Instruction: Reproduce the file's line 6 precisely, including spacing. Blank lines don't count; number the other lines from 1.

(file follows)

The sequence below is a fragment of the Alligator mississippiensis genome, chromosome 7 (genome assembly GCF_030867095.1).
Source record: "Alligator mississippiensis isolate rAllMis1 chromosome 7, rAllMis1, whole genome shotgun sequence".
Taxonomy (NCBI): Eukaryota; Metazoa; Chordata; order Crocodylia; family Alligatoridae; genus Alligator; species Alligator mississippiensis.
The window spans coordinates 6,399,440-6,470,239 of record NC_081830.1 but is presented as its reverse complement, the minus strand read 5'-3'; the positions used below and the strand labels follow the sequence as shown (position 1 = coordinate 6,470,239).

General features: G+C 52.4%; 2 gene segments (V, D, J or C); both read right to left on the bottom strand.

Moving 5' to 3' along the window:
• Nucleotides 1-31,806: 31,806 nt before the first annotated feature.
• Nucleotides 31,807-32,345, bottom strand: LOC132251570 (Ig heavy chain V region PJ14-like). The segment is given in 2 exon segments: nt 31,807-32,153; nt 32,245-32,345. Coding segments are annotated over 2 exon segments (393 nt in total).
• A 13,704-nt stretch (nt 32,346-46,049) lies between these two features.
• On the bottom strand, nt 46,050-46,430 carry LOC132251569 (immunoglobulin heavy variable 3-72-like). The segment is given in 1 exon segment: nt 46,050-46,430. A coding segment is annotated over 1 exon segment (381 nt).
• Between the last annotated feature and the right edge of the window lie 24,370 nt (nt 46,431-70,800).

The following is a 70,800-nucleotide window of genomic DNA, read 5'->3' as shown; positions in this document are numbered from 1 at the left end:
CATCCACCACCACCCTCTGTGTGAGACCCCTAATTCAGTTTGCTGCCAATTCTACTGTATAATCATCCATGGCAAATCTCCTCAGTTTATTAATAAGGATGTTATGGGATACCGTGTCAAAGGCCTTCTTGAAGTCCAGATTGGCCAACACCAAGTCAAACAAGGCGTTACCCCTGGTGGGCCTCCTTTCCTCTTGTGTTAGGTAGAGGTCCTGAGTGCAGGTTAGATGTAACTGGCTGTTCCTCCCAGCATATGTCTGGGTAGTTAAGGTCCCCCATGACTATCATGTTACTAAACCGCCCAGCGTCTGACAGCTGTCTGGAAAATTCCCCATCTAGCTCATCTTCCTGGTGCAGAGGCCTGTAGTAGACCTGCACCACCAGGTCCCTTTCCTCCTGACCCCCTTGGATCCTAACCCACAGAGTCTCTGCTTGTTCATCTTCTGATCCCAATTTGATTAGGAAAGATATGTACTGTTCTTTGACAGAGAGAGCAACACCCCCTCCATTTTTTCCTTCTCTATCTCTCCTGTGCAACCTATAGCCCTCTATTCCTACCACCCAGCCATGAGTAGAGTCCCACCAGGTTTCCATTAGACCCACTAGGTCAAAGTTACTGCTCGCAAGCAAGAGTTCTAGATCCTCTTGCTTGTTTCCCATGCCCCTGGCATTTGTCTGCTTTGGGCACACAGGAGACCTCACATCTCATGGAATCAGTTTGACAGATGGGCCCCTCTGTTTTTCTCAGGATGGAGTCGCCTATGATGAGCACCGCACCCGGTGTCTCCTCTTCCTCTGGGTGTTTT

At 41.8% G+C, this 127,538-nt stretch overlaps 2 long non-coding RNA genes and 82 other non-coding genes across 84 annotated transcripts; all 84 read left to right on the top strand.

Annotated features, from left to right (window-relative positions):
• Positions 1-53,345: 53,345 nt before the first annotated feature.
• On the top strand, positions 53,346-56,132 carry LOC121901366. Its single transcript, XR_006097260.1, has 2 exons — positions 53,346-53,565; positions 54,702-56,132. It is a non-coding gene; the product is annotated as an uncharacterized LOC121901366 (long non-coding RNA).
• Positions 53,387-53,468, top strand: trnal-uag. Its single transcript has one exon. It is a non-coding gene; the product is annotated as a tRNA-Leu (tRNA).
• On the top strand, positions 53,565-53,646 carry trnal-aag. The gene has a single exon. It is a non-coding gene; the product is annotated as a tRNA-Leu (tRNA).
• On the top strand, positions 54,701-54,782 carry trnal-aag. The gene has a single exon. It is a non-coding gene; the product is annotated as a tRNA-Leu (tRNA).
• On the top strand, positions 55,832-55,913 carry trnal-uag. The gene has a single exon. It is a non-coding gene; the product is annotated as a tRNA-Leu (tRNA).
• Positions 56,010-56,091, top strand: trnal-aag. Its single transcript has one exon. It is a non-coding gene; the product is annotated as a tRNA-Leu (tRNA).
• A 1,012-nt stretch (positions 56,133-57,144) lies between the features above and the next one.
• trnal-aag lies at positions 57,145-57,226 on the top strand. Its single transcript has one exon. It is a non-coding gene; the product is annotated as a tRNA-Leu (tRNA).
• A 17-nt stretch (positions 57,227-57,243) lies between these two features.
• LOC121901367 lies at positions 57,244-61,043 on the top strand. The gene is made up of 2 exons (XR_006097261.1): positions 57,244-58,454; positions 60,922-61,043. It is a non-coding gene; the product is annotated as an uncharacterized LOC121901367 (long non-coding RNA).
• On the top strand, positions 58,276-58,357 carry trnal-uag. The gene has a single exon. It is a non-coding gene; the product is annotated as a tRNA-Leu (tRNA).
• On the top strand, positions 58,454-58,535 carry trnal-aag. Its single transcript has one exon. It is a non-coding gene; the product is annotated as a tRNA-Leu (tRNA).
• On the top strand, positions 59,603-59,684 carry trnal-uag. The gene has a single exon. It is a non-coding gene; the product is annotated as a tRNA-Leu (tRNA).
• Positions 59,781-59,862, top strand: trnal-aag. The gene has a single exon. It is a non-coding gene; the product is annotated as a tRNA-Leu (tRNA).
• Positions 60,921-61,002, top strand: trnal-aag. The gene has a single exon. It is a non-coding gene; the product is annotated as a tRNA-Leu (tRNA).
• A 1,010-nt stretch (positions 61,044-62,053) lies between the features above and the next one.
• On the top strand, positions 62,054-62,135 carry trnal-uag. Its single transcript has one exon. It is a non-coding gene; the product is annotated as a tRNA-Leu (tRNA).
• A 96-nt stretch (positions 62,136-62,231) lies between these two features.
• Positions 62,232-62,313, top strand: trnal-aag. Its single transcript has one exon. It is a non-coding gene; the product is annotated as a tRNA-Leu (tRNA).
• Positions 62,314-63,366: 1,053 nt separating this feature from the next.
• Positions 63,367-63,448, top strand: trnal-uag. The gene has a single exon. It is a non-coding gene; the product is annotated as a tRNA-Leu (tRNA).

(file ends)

Moving 5' to 3' along the window: